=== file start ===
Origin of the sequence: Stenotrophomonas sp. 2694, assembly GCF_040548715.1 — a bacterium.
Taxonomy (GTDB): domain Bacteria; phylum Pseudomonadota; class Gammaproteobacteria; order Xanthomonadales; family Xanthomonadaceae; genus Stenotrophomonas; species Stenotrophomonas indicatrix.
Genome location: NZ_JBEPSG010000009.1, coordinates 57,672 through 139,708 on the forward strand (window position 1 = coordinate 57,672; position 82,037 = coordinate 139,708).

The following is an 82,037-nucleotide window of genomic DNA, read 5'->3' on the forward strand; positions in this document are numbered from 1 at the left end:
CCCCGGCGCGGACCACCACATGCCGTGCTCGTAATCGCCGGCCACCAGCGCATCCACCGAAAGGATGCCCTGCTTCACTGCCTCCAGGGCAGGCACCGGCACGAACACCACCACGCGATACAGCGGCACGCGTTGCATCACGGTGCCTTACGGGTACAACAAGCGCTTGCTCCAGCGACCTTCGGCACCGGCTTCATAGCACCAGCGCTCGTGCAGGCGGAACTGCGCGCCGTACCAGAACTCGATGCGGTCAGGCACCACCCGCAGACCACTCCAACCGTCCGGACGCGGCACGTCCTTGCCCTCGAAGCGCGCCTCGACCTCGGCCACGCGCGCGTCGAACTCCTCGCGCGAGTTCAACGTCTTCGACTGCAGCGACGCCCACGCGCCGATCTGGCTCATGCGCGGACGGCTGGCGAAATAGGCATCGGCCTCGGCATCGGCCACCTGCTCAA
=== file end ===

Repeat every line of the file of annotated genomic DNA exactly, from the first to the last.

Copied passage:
Origin of the sequence: Stenotrophomonas sp. 2694, assembly GCF_040548715.1 — a bacterium.
Taxonomy (GTDB): domain Bacteria; phylum Pseudomonadota; class Gammaproteobacteria; order Xanthomonadales; family Xanthomonadaceae; genus Stenotrophomonas; species Stenotrophomonas indicatrix.
Genome location: NZ_JBEPSG010000009.1, coordinates 57,672 through 139,708 on the forward strand (window position 1 = coordinate 57,672; position 82,037 = coordinate 139,708).

The following is an 82,037-nucleotide window of genomic DNA, read 5'->3' on the forward strand; positions in this document are numbered from 1 at the left end:
CCCCGGCGCGGACCACCACATGCCGTGCTCGTAATCGCCGGCCACCAGCGCATCCACCGAAAGGATGCCCTGCTTCACTGCCTCCAGGGCAGGCACCGGCACGAACACCACCACGCGATACAGCGGCACGCGTTGCATCACGGTGCCTTACGGGTACAACAAGCGCTTGCTCCAGCGACCTTCGGCACCGGCTTCATAGCACCAGCGCTCGTGCAGGCGGAACTGCGCGCCGTACCAGAACTCGATGCGGTCAGGCACCACCCGCAGACCACTCCAACCGTCCGGACGCGGCACGTCCTTGCCCTCGAAGCGCGCCTCGACCTCGGCCACGCGCGCGTCGAACTCCTCGCGCGAGTTCAACGTCTTCGACTGCAGCGACGCCCACGCGCCGATCTGGCTCATGCGCGGACGGCTGGCGAAATAGGCATCGGCCTCGGCATCGGCCACCTGCTCAA